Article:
Story posted February 04, 2009
If the story behind Ink Tales—the concurrent exhibitions of Chinese paintings currently on view at the Bowdoin College and Colby Museums of Art—were depicted on a Chinese handscroll, it would start with this panel:
Deep inside the pre-renovated Bowdoin Museum of Art storage rooms, Chinese art expert Bowdoin Assistant Professor De-nin Lee stumbles on an amazing cache: It is a lot of 39 Chinese paintings, a 1942 gift from philanthropist William Bingham II, that hasn't seen the light of day for many years.
Thrilled, Lee calls up a peer at Colby College, Associate Professor of Art History and East Asian Studies Ankeney Weitz, who joins her in storage for what she calls "a treasure hunt through what is likely the most extensive collection of Chinese painting and calligraphy in the state of Maine." As the two cull through the Bingham Collection—and other Chinese works from among the collections of the Bowdoin and Colby art museums—they amass a vivid and eclectic history of Chinese painting that is too rich not to share.
Just as handscrolls unroll from right to left to let the viewer travel through a story, this one unfolds to a new scene:
De-nin Lee and Weitz, head-to-head in libraries and museums, the pair spends a summer researching the paintings and developing a new course in Chinese painting to be offered at the respective colleges simultaneously. The new curriculum will cover different approaches to Chinese painting, teach fundamentals of museum studies, and result in student-curated exhibitions at both colleges that connect their collections, coursework and curatorial prowess.
It was an unprecedented collaboration between the faculty, students and museums of these colleges," notes Lee, who, armed with several grants, spent the better part of two years in its planning. "But we knew if we were able to do this, we would reach out to a much broader audience and have a strong impact. We saw it as a significant opportunity for our students to teach about a different culture."
Since this is a metaphorical scroll that glorifies human activity, the middle section unrolls to reveal much running around: The parallel seminar classes meet together four times throughout the Spring 2008 semester, sometimes at Colby, sometimes at Bowdoin. They visit each other's museums and take a joint field trip to the Museum of Fine Art in Boston, where they meet with a curator and critique several art exhibitions, including one focused on Chinese painting.
"That trip really showed them that exhibitions don't spring fully formed off the walls," notes Lee. "There isn't a single standard to adhere to, but a spectrum of possibilities, a personality and person behind the show's creation. That trip helped the students get to know each other and got them excited about their roles as student learners and budding curators."
Next comes the calligraphy portion of the scroll, typically a separate sheet where the artist expresses his thoughts and feelings in words—only this one has a decidedly 21st century bent. Students were assigned intensive research, charged with documenting and referencing every piece of information they could find about each painting. Unlike their Chinese counterparts who used ink and brush, their thoughts are logged electronically into a special Wiki created for the class using Bowdoin's Blackboard software platform.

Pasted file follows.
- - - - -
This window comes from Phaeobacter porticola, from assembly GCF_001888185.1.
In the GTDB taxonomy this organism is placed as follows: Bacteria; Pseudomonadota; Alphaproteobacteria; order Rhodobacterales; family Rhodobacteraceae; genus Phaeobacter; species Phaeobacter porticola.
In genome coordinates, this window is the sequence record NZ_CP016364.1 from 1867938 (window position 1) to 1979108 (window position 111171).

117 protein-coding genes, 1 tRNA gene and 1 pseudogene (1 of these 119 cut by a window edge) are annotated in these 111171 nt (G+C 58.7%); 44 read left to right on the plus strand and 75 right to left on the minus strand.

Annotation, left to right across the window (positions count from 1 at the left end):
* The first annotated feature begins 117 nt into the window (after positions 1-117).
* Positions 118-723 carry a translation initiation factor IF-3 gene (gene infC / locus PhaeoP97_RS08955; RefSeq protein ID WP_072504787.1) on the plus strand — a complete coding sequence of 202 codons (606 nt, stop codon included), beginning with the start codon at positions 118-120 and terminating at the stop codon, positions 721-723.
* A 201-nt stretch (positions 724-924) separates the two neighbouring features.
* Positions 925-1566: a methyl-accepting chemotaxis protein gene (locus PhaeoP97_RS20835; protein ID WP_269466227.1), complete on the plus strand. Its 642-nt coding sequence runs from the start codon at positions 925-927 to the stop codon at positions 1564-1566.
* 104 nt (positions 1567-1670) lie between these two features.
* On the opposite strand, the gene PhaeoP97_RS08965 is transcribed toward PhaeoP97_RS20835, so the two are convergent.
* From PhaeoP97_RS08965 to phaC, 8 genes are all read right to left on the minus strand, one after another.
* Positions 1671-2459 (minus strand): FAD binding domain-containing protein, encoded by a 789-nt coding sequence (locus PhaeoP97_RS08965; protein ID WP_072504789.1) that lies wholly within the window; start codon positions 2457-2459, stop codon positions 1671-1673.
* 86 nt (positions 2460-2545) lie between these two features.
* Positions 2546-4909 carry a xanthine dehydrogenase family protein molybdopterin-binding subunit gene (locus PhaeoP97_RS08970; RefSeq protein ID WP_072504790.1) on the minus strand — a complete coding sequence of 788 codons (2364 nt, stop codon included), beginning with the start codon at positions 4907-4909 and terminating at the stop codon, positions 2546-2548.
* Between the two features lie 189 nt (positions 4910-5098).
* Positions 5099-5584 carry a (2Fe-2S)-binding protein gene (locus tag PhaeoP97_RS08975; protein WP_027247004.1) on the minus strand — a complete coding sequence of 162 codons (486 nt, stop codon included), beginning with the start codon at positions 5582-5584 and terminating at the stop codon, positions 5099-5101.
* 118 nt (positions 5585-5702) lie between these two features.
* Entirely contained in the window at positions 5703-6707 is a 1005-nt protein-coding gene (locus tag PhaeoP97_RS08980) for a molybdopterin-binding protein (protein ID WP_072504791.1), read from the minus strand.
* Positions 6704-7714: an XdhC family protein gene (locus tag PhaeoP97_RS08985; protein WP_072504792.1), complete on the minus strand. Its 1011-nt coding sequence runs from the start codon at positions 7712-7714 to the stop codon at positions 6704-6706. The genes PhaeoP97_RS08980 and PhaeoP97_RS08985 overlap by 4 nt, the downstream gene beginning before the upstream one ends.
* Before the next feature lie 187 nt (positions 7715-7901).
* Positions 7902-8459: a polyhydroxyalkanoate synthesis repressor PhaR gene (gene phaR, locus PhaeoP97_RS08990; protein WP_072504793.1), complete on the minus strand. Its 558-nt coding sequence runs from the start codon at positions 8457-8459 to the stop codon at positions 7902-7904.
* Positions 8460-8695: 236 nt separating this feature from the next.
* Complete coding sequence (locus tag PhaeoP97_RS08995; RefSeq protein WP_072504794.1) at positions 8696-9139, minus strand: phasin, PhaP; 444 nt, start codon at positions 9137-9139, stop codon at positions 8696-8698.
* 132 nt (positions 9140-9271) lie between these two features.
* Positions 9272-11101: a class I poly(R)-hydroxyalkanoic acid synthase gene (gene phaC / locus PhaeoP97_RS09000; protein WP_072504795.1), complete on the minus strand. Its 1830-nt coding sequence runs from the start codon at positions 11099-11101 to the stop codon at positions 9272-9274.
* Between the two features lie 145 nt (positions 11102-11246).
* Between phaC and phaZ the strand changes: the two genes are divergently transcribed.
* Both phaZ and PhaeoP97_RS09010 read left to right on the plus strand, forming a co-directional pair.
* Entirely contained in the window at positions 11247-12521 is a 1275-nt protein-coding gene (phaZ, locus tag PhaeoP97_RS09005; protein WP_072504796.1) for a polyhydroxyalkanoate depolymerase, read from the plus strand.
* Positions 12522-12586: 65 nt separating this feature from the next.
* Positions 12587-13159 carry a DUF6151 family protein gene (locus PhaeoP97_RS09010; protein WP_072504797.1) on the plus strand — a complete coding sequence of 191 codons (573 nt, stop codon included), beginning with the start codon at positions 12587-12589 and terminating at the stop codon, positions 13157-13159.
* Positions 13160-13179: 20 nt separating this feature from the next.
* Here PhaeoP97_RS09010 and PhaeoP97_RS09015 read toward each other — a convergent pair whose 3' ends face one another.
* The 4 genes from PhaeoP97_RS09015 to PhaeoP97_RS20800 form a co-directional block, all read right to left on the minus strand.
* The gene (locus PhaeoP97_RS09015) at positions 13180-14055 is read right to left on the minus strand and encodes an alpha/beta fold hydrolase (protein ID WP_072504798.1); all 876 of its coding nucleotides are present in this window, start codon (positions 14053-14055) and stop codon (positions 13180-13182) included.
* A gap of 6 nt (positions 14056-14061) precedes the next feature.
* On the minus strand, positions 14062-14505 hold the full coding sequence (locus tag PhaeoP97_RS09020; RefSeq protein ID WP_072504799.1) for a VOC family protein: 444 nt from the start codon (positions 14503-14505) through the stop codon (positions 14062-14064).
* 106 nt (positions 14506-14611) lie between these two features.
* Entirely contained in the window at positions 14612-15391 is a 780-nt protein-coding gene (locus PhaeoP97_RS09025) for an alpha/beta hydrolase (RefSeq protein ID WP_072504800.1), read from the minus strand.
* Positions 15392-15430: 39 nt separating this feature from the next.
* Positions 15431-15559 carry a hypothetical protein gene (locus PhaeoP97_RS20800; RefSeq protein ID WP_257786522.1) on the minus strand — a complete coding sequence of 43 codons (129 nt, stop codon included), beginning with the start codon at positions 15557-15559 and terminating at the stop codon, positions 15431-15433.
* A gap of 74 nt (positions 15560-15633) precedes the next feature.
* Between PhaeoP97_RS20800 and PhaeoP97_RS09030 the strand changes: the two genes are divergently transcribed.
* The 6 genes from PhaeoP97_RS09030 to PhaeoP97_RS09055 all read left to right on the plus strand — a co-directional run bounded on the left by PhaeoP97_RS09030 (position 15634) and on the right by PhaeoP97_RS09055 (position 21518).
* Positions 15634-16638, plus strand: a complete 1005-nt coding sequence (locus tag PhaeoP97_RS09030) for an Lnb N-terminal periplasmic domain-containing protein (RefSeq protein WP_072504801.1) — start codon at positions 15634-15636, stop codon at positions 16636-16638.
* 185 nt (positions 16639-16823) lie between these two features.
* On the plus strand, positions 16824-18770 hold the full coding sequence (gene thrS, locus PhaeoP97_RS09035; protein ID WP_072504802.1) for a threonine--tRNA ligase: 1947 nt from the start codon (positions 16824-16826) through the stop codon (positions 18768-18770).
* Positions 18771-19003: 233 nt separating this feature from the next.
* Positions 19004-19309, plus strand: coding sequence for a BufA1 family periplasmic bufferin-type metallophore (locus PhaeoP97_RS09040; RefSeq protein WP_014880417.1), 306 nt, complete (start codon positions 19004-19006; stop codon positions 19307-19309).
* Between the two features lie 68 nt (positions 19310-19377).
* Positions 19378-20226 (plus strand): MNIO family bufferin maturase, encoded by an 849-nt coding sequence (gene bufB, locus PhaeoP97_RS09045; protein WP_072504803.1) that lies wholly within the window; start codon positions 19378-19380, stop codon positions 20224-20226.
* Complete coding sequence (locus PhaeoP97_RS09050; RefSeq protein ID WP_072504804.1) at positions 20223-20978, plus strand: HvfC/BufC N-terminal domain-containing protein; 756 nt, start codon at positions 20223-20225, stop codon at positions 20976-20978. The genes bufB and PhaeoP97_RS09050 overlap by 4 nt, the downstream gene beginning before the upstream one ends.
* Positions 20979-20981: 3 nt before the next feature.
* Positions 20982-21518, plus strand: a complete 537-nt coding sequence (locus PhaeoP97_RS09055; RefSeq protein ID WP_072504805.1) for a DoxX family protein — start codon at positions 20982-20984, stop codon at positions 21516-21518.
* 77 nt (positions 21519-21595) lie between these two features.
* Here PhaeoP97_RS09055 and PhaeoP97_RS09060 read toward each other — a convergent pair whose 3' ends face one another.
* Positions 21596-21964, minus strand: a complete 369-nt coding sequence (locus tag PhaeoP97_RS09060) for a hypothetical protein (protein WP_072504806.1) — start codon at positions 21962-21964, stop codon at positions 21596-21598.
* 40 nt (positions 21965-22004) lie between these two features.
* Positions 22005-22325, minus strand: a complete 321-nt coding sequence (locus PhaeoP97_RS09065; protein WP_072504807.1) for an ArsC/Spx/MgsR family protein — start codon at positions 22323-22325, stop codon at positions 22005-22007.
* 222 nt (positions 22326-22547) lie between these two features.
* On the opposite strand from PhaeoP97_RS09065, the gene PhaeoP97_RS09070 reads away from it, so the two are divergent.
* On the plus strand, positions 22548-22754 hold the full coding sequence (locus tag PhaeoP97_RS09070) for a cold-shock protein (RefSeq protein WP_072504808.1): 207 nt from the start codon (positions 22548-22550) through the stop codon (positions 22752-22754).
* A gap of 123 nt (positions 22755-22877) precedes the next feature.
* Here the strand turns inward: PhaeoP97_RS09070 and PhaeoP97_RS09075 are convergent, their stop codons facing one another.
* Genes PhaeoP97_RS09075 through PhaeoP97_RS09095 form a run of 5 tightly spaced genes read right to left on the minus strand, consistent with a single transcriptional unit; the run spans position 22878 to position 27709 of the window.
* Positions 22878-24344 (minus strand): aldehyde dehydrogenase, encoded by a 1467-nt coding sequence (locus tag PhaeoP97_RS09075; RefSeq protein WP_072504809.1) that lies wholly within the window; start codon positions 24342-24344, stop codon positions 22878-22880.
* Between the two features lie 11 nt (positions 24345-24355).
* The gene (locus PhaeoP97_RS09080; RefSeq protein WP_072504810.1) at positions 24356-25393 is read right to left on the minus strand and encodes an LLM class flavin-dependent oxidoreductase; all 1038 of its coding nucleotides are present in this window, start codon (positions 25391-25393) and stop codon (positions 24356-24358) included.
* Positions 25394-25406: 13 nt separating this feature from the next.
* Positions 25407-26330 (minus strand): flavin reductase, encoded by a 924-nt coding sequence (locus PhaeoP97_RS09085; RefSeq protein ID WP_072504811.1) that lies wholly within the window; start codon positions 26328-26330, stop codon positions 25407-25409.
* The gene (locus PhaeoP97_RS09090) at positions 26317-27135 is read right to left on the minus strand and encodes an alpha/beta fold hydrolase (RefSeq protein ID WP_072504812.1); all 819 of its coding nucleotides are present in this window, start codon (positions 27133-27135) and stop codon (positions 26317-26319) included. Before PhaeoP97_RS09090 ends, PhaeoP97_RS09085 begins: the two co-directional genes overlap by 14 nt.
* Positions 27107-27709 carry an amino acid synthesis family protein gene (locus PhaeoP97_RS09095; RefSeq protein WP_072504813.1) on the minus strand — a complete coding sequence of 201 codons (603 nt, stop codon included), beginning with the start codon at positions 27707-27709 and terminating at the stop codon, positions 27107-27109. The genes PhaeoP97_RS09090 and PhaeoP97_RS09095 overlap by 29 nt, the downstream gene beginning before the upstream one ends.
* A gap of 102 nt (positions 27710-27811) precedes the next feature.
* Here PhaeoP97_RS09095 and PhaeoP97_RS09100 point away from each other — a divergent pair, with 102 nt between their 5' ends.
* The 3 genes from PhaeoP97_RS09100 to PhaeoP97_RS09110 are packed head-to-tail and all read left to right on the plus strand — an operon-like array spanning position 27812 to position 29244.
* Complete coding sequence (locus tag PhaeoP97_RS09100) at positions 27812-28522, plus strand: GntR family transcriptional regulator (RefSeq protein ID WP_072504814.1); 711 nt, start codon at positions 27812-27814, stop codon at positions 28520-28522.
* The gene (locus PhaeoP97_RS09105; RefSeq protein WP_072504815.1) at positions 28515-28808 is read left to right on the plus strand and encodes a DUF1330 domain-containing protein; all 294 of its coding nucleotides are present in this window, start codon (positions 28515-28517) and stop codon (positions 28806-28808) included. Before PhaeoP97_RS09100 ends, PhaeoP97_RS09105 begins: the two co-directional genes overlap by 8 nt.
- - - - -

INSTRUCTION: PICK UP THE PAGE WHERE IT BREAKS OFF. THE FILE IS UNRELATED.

"We created an electronic data file for every single object," says Lee. "As soon as students from either college uncovered new info, they uploaded it to the Wiki." From that research, the two classes decided on a unifying theme for the exhibitions—the wide panorama of storytelling in Chinese painting. They also selected roughly a dozen works to be displayed at each institution.
Chinese handscroll paintings often include an inscription—poems or comments by artists and collectors added to illuminate the meaning of the images. In the case of Ink Tales, those inscriptions took the form of labels contextualizing the works on display, as well as an exhibition Web site, now residing on the Colby server. All of these were developed by the students, as was a colorful, printed eight-page family guide designed to make elements of Chinese art more accessible to elementary school children.
If there is a final seal affixed to Ink Tales that certifies its authorship, it belongs to the Bowdoin and Colby students, says Lee. "What makes this exhibition and the classes behind it so important is that it allowed our students to become teachers," she says. "A liberal-arts education is not so much about what you know, it's about what you can do with what you know."
"This is exactly what a college museum is supposed to do," adds Bowdoin College Museum of Art Interim Director Clifton Olds. "First, it's wonderful that Colby and Bowdoin are cooperating on this. But it's also important in the sense that the whole experience is really designed for students—not just at the respective colleges, but also in the greater community. In this way, it becomes part of the complete educational project of the College."
Ink Tales is on display at the Colby Museum of Art, January 22, 2009 - March 8, 2009; and at the Bowdoin College Museum of Art Feb 03, 2009 - May 10, 2009. De-nin Lee will give a gallery talk, "Telling Tales: Stories about Chinese Paintings at Bowdoin College," at 4 p.m. on Feb. 12, 2009, in the Focus Gallery of the Bowdoin College Museum of Art. The talk is free and open to the public. For more information, call 207-725-3275.